Updated: May 2
I have faced suicide before myself, and each time I do, I come out a little stronger and wiser than before. Life is precious, and death is certain. There is no coming back.
It is my belief that depression is a disease, and in this year of the virus, the rise in suicidal statistics will reach the highest numbers seen In a long time, if ever.
In the United States and worldwide, the mental strain from people trying to find a means to an end leads to unspeakable and irreversible actions.
The suicide statistics are scary, and the images are haunting. The high death rate in people of all ages and races demands an intervention. Together we can all rise above the statistics when we take the proper actions and save a life. That is why I wrote this next piece called The Bridge. There are so many people that jump off bridges each year. Knowing they feel alone and backed into that only option is sad and hurts. If you or someone you know is feeling suicidal, please seek help in your location.
I was driving through the mountains on a long and winding ridge,
that's when I saw her standing there alone upon that bridge.
I parked my car right next to hers and walked that narrow trail,
then came upon that bridge that seemed to me was all too frail.
The wood was old and crumbled, and the rope was worn and frayed,
and every time the wind would gust, that bridge beneath her swayed.
She had a blank look on her face and sadness in her eyes,
her hair was loose and flowing as it beat against the skies.
She tightly gripped the ropes between her nimble little hands;
this child of God was lost that day she took her final stand.
I had to fight the fear inside and walk that wooden path,
and every time that wind picked up my breath let out a gasp.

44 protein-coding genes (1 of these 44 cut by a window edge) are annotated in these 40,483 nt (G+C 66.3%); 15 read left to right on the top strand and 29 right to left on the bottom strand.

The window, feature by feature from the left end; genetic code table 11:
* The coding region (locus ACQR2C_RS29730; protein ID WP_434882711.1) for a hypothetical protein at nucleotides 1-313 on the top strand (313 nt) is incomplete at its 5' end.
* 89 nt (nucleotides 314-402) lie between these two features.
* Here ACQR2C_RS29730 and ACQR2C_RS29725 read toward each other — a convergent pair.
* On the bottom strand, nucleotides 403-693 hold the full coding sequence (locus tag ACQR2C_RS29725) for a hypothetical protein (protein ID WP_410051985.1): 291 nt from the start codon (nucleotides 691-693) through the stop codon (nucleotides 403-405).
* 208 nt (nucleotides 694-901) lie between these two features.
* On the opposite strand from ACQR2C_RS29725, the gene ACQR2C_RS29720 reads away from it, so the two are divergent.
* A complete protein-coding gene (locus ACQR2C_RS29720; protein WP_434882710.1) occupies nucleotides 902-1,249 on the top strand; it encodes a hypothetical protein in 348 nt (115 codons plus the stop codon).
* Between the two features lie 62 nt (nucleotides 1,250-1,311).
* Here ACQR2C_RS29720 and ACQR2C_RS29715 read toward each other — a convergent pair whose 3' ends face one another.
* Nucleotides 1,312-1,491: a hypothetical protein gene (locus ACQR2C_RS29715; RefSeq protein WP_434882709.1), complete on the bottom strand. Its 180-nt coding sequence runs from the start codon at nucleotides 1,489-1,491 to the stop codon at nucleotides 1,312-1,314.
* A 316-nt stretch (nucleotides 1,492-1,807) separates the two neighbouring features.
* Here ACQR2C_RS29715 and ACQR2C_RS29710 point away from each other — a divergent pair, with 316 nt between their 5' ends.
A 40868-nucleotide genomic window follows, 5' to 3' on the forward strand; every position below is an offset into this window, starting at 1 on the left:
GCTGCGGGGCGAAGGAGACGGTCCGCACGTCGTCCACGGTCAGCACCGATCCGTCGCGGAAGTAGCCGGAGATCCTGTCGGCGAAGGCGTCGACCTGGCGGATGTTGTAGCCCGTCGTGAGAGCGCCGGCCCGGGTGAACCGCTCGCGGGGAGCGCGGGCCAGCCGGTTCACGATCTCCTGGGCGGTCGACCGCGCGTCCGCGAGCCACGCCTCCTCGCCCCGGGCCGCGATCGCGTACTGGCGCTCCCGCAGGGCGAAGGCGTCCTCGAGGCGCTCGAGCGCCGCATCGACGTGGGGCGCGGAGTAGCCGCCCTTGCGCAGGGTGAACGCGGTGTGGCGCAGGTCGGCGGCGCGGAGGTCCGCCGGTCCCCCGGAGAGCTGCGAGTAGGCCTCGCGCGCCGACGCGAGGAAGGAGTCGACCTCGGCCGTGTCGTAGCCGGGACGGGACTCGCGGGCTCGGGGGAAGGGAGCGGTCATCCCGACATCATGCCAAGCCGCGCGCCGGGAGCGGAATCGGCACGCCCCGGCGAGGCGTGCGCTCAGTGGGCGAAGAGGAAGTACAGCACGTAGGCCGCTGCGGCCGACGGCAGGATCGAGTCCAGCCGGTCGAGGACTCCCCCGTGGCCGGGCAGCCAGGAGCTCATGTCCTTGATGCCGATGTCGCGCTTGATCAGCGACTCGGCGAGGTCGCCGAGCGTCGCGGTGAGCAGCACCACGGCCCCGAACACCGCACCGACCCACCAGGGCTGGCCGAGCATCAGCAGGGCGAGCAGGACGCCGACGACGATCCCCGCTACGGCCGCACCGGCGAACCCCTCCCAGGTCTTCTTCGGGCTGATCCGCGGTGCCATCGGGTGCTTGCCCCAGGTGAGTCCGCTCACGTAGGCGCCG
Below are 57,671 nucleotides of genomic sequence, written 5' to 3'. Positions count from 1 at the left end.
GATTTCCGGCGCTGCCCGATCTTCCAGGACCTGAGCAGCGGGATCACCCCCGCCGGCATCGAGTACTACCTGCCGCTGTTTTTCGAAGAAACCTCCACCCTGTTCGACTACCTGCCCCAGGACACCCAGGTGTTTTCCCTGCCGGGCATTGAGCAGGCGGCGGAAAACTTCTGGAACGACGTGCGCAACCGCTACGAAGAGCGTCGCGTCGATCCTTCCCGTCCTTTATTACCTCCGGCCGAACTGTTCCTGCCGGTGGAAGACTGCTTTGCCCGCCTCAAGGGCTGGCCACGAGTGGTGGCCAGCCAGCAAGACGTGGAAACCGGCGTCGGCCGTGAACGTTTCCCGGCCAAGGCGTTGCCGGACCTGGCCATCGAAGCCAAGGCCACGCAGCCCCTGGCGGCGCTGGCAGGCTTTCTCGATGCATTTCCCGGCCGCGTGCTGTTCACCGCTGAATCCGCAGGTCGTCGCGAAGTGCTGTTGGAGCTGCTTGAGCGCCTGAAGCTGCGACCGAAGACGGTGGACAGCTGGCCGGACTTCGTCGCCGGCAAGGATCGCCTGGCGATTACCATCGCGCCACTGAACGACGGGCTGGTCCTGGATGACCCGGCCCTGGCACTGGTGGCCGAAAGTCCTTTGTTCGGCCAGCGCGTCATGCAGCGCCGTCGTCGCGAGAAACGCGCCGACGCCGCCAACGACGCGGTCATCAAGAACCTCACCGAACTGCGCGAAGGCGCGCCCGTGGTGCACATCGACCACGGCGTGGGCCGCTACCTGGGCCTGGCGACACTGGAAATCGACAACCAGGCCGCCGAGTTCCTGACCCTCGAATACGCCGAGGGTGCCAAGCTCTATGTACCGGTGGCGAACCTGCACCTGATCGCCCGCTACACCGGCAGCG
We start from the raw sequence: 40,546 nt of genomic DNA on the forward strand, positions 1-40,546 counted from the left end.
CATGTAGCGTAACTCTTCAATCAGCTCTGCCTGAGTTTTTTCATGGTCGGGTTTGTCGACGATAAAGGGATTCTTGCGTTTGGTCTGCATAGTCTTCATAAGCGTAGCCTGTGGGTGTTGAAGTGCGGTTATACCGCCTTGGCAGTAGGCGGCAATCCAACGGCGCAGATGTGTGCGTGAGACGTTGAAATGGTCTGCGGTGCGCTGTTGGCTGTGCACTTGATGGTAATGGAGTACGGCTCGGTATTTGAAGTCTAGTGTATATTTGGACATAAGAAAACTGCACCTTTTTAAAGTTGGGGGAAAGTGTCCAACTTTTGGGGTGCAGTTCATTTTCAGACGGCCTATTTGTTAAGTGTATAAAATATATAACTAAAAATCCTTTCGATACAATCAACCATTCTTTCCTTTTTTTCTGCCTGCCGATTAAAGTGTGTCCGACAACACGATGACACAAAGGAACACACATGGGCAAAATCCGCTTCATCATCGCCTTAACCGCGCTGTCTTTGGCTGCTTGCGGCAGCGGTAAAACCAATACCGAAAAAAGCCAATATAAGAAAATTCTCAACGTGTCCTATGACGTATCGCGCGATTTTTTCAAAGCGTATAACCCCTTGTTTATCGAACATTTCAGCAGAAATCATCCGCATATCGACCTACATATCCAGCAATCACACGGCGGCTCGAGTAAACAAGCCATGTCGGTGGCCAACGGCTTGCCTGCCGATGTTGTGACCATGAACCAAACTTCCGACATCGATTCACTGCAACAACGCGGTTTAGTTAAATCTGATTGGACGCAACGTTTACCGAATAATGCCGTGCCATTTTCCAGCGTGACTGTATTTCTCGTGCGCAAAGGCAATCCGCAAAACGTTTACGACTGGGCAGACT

She told me don't come closer, or I'll jump and surely die,
I told her I'd jump with her, and that made her start to cry.
Why would you do that? She said in shock and rigid as a stone.
Because my friend, it is my belief no one should die alone.
Her knees began to tremble, and her breath began to quake;
the wind died down, the bridge lay still, except a gentle shake.
I slowly took one final step and reached out for her hand,
then led her back to safety as we reached the solid land.
I sat with her for hours as she talked about her pain,
the failures and shortcomings that would never leave her brain.
I told her that she's not alone, and we must all survive,
the hardships and those pains in life that make us want to die.
It only makes us stronger in our heart when we forgive,
the tears, like water, feed our soul and teach us how to live.
Embrace that pain, stand tall and firm, be happy your alive,
someday that strength you find may help somebody else survive.
I lifted up my sleeves and showed her scars upon my wrist,
from the day I faced my own life, when I nearly lost my grip.
The tear fell from my face this time, I looked into her eyes,
that day returned, the pain, the hurt, and now I realized.
The choices that we make in life are bigger than we see,
and all that pain we each must face will shape our destiny.
A smile formed upon her face and now she understands,
the path in life that she will choose is always in her hands.
She kissed me on the fore
head then I watched her drive away,
my mind and heart still racing from the fear I faced that day.
I never will forget her or that long and winding ridge,
our destinies crossed paths that day,
standing lost upon that bridge.